Bridgestone Corp., the Tokyo-based tiremaker, found that presentations and discussions went much smoother after its top managers began conducting some meetings in English instead of Japanese beginning last year.
The results have been so encouraging that the world’s biggest tiremaker has decided it will gradually implement English as Bridgestone’s official language, Chief Executive Officer Masaaki Tsuya said at a briefing yesterday, speaking in Japanese without interpreters. The decision is part of the company’s mid-term plan to become “truly global,” he said.
Bridgestone joins Fast Retailing Co., Asia’s biggest clothing chain, and Internet shopping mall Rakuten Inc. in adopting English as the official language as they expand globally and seek to hire more international workers. Still, the companies remain a tiny minority in Japan, where English proficiency remains poor despite the language being taught for nine years from primary school.
“We think this is the right way to go,” Tsuya said. “Especially for our young employees, we’re going to tell them that English is a must if they want to move up the ladder.”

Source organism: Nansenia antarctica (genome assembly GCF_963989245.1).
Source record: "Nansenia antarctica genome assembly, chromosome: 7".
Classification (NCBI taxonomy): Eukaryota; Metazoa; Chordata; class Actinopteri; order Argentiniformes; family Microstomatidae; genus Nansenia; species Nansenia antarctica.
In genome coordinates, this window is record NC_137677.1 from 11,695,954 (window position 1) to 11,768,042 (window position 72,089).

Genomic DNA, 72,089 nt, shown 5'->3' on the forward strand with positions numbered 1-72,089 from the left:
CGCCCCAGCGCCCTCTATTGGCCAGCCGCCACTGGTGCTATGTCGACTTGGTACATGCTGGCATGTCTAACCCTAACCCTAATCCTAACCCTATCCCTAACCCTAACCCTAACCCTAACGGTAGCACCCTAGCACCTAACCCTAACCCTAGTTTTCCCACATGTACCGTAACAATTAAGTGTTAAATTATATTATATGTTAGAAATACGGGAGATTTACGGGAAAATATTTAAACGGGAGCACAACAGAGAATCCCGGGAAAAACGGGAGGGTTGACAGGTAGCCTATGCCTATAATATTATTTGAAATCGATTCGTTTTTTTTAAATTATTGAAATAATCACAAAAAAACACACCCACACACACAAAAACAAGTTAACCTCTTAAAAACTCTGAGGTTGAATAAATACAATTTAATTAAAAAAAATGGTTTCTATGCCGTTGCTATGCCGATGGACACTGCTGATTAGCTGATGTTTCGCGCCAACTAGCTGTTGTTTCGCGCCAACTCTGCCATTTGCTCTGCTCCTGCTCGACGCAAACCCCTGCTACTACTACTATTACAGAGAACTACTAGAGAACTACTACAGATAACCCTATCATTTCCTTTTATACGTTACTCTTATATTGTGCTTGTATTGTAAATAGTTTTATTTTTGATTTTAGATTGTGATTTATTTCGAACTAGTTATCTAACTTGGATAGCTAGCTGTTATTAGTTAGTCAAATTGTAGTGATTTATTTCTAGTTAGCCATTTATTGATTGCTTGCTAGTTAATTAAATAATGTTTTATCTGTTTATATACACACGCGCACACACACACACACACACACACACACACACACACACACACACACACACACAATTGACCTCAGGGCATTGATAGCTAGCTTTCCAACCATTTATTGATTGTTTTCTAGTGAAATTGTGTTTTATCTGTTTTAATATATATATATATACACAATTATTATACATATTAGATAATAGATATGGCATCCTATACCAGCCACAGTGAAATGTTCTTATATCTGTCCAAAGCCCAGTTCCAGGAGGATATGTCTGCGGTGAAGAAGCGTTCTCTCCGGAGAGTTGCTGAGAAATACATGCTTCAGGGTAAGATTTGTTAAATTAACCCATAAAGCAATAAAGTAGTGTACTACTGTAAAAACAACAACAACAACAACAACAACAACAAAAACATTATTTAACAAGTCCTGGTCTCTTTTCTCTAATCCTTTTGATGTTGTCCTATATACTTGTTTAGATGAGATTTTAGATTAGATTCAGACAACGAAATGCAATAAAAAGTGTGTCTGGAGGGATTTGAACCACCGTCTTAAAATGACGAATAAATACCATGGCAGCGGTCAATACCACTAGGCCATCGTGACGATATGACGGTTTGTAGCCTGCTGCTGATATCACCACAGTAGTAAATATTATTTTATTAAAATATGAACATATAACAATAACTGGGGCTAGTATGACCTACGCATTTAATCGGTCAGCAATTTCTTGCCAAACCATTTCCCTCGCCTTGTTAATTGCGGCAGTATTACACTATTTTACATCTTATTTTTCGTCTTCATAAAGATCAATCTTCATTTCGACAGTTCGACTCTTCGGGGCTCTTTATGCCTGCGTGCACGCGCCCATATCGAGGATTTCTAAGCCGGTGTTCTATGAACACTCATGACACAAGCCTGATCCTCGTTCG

Japan’s indifference to English was highlighted by Finance Minister Taro Aso, who suggested that corporate Japan’s poor language skills were actually an asset, helping it escape the worst of the 2008 financial meltdown as the nation’s bankers hardly understood English and hence didn’t buy subprime loans.
Bridgestone currently distributes some of its internal monthly and quarterly reports in English, said Tsuya, who holds an MBA from the University of Chicago.
“Many Japanese companies don’t want to go learn English and become global because it’s a lot of work to change,” said Toshihiro Nagahama, chief economist at the Dai-ichi Life Research Institute in Tokyo. “But unless you only make and sell products within Japan, you need to become more global.”
At yesterday’s briefing, Bridgestone said it will invest 41.6 billion yen ($424 million) to boost output capacity at a car radial-tire plant under construction in Hai Phong City, Vietnam. The company will also shut a steel-cord plant in Japan next year because of difficulty maintaining its competitiveness.
Bridgestone expects net income to jump 43 percent to 246 billion yen this year, amid a decline in raw material costs and a weaker Japanese currency. That compares with the 259 billion yen average of 15 analysts’ estimates compiled by Bloomberg.
The tiremaker has climbed 61 percent in Tokyo trading this year, outperforming the 40 percent gain in the benchmark Nikkei 225 Stock Average.